An Evergreen Park Little League baseball coach who was the first to formally accuse the 2014 Jackie Robinson West
Little League team of cheating has sued the national Little League baseball
organization, claiming the youth baseball organization intentionally attempted
to sweep his accusations against the Little League club from Chicago’s South
Side under the rug to protect the positive publicity it had enjoyed in the wake
of the team’s historic U.S. title run.
On Sept. 19, Chris Janes filed suit in Chicago federal court
against Little League Baseball, demanding the Williamsport, Pa.-based
youth sports organization pay him at least $75,000 for their alleged
mistreatment of him in late 2014.
In August 2014, the youth baseball club known as Jackie
Robinson West garnered glowing headlines and fame across the U.S., as the team,
purportedly composed of African-Americans from Chicago’s South Side, stormed
through the Little League World Series to capture the U.S. title and the right
to play in the LLWS title game.
Following the LLWS, the JRW squad was celebrated in a number
of public gatherings and ceremonies, including at Millennium Park and at the
White House. Some of the celebrations, however, also honored individual
In his lawsuit, Janes said he first noticed a potential
problem, during the LLWS, when one of the JRW players was honored in a suburban
community as a “hometown hero.”
However, according to Little League rules, no players from
the suburbs were allowed to play on the JRW team, Janes’ lawsuit said.
“As publicity increased, so did the number of suburban
communities claiming that JRW players were from their areas,” the complaint
said. “Plaintiff Janes believed that there was a reasonable basis to suspect
that JRW violated the Little League rules on residency.”
According to the lawsuit, Janes then investigated the
residency of JRW’s players and “discovered irregularities.”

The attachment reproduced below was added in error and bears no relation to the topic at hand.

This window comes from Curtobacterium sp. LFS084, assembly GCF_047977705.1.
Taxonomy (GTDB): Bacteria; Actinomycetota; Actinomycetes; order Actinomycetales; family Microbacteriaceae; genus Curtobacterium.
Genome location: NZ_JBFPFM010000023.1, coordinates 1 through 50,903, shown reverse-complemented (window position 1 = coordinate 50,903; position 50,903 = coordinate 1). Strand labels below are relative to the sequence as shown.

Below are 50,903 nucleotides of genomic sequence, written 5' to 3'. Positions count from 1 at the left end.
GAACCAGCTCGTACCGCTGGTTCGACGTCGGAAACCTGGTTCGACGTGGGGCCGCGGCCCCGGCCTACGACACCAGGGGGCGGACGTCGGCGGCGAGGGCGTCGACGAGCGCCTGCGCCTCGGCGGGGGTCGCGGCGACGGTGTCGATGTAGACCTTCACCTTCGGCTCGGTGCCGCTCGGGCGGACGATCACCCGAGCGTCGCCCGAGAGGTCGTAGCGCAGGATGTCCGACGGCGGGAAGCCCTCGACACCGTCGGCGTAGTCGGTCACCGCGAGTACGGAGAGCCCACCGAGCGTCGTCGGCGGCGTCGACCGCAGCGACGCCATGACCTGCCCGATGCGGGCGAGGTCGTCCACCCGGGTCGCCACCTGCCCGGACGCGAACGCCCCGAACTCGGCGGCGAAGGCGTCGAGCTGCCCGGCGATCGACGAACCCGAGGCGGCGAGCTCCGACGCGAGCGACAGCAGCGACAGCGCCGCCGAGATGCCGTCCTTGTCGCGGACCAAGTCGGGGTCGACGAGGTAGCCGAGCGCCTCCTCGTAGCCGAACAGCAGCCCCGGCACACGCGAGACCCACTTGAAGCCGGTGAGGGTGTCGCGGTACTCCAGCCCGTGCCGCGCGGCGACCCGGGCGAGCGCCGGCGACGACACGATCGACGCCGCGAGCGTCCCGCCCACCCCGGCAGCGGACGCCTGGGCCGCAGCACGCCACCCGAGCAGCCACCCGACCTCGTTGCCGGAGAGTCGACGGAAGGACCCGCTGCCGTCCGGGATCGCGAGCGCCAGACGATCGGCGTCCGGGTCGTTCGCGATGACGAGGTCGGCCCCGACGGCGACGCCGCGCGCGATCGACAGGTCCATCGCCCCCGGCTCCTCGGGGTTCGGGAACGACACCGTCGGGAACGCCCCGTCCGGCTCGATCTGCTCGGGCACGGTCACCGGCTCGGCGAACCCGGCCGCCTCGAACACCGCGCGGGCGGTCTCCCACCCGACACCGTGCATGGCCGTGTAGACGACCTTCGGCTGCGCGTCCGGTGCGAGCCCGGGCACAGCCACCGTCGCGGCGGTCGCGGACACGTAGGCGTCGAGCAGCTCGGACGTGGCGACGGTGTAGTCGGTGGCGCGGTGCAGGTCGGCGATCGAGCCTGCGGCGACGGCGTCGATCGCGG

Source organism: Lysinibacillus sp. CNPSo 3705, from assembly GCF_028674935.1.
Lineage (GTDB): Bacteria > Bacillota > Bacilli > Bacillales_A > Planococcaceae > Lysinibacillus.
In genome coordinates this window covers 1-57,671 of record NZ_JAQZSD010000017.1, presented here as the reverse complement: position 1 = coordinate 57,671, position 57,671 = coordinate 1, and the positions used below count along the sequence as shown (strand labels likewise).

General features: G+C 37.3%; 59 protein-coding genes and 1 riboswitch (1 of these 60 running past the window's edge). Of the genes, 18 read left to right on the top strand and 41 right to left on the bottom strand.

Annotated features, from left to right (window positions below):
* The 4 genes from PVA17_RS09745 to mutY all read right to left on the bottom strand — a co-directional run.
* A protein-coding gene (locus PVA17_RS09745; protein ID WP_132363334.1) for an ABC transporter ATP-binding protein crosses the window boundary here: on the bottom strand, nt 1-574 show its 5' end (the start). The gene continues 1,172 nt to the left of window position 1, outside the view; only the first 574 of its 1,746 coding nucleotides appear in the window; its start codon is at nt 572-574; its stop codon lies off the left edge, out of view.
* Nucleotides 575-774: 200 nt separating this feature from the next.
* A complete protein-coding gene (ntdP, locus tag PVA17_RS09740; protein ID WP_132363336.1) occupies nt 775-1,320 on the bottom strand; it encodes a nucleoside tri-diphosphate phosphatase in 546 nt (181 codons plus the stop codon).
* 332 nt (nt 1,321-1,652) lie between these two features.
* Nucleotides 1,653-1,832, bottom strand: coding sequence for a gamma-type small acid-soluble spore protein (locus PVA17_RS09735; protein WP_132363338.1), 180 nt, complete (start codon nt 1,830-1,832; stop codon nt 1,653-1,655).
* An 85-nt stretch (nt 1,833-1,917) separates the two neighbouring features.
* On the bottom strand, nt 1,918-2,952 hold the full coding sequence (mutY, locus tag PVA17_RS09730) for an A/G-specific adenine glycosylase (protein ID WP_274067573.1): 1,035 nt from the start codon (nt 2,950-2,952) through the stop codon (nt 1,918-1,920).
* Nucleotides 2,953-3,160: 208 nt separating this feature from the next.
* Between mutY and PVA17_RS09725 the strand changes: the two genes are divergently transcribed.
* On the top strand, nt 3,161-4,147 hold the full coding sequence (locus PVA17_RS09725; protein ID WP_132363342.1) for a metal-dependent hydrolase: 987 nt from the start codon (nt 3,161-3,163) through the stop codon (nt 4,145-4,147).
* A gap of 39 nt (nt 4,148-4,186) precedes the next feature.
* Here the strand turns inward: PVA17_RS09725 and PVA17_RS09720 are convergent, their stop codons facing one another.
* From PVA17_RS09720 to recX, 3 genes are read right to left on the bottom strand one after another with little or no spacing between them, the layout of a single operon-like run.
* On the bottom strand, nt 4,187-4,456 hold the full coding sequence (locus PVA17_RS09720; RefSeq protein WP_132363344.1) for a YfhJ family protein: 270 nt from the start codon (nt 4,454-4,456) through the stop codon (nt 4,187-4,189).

The lawsuit said Janes reported those issues to Little
League Baseball, and followed up with a Little League representative after the
LLWS. That representative told Janes Little League Baseball “would not be
taking any action in violation of (Little League Baseball’s) own rules.”
Janes said he then publicly raised the issues with a local news
However, in response, Janes said Little League Baseball “decided
to engage in an attempt to cover-up the cheating and harm” Janes, declaring in
December 2014 his claims “had no merit.” Janes said he has since been subjected
to “threats of violence, death and accusations of racism as a result of the
Ultimately, Little League Baseball “in the face of mounting
publicity that proved that Plaintiff Janes’ claims were valid,” found JRW had
violated its rules, and the club had allegedly “falsified a boundary map to
place players on their team ‘who did not qualify to play.’”
Janes said Little League Baseball “engaged in extreme and
outrageous behavior when it engaged in a cover-up of JRW cheating and attempted
to discredit the allegations,” the lawsuit said.
Janes said he “has suffered depression, despair, anxiety,
humiliation, loss of weight, loss of sleep, loss of consortium and was
extremely fearful for his life, safety, health and welfare and the life,
safety, health and welfare of his wife and children,” as a result of the
alleged cover-up by Little League Baseball.
His complaint included two counts of infliction of emotional
Janes is represented in the action by attorneys with the
firm of Langone, Batson & Lavery, of Chicago.
Janes’ lawsuit arrives in court as JRW parents and others
associated with the youth baseball club have sued Little League, ESPN and
sports television commentator Stephen A. Smith, asking the court to declare
Little League, ESPN and Smith wrongly accused them of cheating and disparaged
them in the press.
That case remains pending in Cook County Circuit Court.